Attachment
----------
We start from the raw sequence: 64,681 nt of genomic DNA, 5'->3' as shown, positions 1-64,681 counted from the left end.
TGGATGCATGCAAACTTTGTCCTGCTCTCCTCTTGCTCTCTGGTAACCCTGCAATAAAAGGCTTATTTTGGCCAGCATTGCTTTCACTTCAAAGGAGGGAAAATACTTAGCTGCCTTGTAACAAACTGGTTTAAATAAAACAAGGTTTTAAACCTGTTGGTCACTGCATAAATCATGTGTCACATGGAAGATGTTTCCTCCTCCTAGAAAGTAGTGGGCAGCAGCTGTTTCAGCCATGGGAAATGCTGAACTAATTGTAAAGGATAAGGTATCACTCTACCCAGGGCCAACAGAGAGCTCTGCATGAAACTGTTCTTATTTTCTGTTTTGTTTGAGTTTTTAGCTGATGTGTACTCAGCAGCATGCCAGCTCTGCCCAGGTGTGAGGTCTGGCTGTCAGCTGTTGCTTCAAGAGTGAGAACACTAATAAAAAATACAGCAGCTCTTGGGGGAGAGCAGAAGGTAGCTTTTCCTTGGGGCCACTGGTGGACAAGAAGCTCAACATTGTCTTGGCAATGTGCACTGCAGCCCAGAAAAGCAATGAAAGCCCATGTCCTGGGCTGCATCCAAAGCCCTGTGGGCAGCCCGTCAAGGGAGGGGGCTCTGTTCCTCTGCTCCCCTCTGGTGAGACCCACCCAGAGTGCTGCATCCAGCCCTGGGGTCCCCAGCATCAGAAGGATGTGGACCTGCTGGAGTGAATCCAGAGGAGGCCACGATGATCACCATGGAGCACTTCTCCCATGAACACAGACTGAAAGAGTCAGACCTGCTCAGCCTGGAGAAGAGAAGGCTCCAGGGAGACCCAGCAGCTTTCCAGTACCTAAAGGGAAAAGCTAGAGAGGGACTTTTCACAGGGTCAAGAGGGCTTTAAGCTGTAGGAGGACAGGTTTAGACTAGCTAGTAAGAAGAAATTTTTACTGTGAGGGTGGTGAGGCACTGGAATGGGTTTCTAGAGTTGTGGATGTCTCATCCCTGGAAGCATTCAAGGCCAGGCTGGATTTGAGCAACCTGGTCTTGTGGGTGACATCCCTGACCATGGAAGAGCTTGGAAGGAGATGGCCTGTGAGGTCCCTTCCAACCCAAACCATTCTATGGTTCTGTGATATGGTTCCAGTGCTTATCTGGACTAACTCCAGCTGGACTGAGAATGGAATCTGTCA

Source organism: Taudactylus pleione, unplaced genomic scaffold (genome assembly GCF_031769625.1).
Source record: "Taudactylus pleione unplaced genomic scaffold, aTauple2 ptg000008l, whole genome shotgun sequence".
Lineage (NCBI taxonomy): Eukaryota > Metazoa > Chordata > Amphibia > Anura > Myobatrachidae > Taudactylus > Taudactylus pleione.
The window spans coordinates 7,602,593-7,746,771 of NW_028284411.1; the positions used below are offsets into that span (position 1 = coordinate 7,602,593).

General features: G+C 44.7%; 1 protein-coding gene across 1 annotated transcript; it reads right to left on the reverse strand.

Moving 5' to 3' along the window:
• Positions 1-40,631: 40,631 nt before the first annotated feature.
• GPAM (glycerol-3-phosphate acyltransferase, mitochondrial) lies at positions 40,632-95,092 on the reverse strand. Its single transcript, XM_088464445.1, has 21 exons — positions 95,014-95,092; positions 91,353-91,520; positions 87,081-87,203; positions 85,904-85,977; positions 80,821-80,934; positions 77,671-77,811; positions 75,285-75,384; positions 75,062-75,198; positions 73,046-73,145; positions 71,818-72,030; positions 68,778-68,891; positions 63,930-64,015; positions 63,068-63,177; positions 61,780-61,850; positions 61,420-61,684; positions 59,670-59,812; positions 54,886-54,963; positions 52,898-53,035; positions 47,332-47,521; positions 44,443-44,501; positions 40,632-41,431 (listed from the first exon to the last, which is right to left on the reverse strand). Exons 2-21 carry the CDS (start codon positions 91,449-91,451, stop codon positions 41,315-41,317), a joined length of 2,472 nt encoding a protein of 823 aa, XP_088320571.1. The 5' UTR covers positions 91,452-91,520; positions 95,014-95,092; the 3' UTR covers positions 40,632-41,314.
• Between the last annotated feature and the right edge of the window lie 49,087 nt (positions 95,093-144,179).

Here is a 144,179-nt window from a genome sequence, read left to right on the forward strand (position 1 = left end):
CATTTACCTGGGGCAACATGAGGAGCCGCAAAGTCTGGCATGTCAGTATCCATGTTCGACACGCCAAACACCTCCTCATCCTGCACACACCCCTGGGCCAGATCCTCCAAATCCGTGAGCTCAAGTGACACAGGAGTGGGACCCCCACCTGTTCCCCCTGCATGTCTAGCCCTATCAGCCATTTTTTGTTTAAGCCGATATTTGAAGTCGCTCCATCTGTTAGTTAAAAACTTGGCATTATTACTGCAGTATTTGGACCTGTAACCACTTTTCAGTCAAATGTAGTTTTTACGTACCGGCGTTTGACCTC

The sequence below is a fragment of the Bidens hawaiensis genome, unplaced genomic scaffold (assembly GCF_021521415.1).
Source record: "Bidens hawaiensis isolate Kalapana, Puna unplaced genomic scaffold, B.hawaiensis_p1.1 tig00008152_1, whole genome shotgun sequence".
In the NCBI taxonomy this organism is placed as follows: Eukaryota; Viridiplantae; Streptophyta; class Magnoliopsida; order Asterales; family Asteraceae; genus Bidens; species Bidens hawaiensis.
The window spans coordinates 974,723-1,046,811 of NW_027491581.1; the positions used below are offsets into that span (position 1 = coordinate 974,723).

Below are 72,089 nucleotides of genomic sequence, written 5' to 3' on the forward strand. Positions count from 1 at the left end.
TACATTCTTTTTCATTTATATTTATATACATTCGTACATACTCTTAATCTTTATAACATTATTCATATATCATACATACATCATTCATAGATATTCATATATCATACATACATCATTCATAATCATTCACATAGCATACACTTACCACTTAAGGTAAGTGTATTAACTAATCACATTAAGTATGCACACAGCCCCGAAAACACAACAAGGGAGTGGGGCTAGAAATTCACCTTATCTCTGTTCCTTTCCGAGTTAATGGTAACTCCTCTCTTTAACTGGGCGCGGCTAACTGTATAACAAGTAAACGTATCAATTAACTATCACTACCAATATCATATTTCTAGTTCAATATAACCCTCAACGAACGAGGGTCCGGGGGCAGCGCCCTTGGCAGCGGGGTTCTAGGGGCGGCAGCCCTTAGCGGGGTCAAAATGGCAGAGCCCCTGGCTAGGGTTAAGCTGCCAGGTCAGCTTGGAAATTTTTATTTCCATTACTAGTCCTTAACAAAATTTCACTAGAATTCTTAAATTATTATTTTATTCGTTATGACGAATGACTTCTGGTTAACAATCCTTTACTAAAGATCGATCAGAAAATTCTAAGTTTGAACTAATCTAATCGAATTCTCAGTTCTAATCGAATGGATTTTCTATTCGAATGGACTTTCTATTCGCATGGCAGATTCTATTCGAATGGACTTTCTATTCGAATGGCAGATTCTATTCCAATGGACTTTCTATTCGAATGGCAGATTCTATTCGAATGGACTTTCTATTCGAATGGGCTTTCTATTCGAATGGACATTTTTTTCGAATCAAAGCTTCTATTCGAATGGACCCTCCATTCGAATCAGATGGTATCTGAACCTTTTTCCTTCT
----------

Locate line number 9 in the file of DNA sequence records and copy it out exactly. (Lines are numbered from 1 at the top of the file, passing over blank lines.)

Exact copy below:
• Positions 1-40,631: 40,631 nt before the first annotated feature.